So much so that Motion was planning to take him back to the gate on Thursday, although when showed the paddock for the first time on Tuesday, Main Sequence barely turned a hair. And, of course, he will be running under floodlights on Saturday. That, too, makes Motion wince slightly, although he admits to being one of life’s natural pessimists.
“I have been here before and seen what it’s like on [Dubai World Cup] night,” he said. “It’s pretty unsettling for the horses once they come through that tunnel and into the paddock.”
Motion will be hoping to replicate the outcome of his last visit to Meydan, when he saddled Animal Kingdom to win the Dubai World Cup two years ago. That horse remains understandably close to Motion’s heart, but Main Sequence is rapidly gaining his affection.
“Animal Kingdom was the best horse I have trained but this horse has done what Animal Kingdom wasn’t able to do by putting together a string of big-race wins [at home],” he said. “I’m amazed he has been able to do that because it is very hard to do in graded stakes races."
Previously trained in England by David Lanigan – who saddled him to finish runner-up to Camelot in the 2012 Epsom Derby, after which the horse lost his way – Main Sequence has won five on the bounce since he joined Motion. His latest triumph saw him defy a near four-month absence to outrun Twilight Eclipse in the G2 Mac Diarmida Stakes over Gulfstream Park’s turf on Feb. 21.
It was Motion’s idea to go the Florida route. “After the Breeders’ Cup we thought about the Japan Cup, but I wasn’t comfortable with that,” he said. “I thought it was tough to run there just a month later.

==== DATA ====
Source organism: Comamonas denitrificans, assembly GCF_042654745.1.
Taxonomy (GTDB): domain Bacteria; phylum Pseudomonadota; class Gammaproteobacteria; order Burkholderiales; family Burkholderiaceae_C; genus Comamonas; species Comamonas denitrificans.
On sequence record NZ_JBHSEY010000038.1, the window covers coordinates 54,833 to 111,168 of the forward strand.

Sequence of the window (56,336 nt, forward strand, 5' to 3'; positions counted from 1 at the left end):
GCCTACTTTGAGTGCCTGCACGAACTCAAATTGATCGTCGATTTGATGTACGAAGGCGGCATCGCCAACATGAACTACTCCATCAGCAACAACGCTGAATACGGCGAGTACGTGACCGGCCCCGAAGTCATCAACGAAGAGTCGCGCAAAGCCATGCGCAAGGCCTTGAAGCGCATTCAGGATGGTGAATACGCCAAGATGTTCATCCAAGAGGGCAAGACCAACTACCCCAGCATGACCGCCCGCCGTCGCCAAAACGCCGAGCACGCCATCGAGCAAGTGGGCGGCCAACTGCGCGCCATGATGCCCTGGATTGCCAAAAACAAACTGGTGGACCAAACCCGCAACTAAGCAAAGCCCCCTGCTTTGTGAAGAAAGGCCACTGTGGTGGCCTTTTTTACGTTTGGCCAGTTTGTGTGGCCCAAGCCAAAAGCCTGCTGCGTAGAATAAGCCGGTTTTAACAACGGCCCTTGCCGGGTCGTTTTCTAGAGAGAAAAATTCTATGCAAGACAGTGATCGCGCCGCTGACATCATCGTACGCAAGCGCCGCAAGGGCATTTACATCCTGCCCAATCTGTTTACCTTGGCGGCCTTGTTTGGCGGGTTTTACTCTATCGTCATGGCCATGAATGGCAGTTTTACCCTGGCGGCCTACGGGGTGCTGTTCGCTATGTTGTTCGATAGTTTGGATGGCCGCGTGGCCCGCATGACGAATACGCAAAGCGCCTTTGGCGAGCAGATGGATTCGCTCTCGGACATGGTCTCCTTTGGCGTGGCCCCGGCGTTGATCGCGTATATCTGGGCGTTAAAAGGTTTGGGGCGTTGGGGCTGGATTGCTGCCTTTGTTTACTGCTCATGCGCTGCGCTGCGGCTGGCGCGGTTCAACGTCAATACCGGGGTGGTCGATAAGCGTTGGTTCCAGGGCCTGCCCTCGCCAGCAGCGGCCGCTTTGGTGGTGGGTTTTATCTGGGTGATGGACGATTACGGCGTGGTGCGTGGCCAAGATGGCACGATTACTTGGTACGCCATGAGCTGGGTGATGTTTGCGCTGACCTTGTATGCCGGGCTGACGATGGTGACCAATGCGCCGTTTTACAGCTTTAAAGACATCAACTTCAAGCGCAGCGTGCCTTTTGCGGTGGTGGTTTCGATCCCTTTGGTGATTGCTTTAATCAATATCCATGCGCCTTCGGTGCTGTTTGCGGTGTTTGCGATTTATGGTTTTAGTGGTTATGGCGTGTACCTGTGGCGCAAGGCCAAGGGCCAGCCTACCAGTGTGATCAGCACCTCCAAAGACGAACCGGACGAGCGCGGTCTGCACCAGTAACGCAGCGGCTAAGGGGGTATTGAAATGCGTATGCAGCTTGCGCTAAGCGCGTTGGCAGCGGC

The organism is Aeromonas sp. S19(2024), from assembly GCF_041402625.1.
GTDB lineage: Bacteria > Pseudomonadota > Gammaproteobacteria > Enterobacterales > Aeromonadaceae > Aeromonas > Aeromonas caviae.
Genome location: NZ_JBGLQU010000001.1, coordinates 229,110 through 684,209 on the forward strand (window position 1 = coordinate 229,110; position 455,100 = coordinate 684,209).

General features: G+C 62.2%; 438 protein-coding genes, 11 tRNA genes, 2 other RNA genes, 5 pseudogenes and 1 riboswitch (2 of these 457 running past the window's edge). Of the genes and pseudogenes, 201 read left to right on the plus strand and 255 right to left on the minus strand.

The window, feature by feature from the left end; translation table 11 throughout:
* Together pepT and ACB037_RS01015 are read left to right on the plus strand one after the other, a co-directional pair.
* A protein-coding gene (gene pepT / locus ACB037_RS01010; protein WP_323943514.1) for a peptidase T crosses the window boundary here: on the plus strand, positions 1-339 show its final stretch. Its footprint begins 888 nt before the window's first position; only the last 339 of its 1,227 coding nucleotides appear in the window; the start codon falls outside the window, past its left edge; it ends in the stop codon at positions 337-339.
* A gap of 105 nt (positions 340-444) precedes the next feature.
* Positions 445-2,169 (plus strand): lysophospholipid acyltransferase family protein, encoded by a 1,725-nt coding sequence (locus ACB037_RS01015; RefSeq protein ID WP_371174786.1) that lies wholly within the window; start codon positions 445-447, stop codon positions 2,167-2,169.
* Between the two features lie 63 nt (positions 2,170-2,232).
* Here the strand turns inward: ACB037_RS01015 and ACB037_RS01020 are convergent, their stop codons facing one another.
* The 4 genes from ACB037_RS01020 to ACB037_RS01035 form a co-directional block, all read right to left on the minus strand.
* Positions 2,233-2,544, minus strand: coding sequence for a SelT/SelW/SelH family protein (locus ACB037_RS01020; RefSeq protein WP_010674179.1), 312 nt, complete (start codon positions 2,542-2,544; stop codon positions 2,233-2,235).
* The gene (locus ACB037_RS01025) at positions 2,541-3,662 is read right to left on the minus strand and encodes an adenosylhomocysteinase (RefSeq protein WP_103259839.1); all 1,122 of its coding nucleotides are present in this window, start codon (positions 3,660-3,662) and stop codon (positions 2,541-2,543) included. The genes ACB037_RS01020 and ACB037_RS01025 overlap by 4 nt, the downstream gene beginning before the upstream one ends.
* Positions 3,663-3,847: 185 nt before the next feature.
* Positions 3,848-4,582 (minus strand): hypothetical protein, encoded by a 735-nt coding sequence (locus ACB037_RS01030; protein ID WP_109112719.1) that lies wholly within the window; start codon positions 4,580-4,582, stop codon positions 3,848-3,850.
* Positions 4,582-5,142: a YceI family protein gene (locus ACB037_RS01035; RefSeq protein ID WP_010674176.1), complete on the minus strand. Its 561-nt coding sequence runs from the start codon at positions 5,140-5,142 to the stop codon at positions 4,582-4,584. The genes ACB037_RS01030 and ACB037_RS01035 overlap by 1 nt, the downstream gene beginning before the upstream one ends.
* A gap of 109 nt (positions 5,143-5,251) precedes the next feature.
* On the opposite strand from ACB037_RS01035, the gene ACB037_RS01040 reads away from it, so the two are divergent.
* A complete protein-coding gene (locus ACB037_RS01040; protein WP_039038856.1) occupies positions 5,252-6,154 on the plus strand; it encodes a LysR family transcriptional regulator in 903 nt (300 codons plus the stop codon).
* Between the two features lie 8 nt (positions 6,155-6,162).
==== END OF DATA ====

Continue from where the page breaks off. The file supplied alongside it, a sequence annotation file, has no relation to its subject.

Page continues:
“Doing it this way allowed us to give him a little break, similar to what we did with Animal Kingdom before he came to Dubai, and it doesn’t affect his schedule. He can still run in the same races as last year when he gets back to the States.”
Main Sequence suffered from back problems in his time with Lanigan, but Motion says he has had a clean run in that respect. “The horse has been relatively uncomplicated,” he said. “The biggest issue we’ve had has been at the starting gate. He walked out of the gate the first three times I ran him. The best he’s been at the gate was at the Breeders’ Cup, when he broke with the field for the first time.”
Every facet of Main Sequence’s demeanour plays on Motion’s mind to varying degrees at different times. When it comes to running style, however, the trainer affords a smile. “The biggest thing about this horse is the way he can adapt to any scenario,” he said. “He just settles. There’s not a worry about him getting too wound up; you can put him where you like in a race.”
The odd moment aside, Motion is encouraged by how Main Sequence has comported himself in Dubai. Part of that may be down to his travelling companion, Quadrivium, who has been his permanent shadow. Quadrivium will take his turn on Saturday in the G2 Godolphin Mile sponsored by Meydan Sobha.
“Quadrivium was always going to travel with Main Sequence,” Motion said. “It’s hard to go out here and walk the two miles [from the quarantine barn] to the track on your own every day. I wanted him to have a training companion because he is not a horse that wants to go out on his own. He benefits from having company.”
Company is not what Motion wants to see when Main Sequence stretches out for the winning post on Saturday. He would rather see his horse in perfect isolation.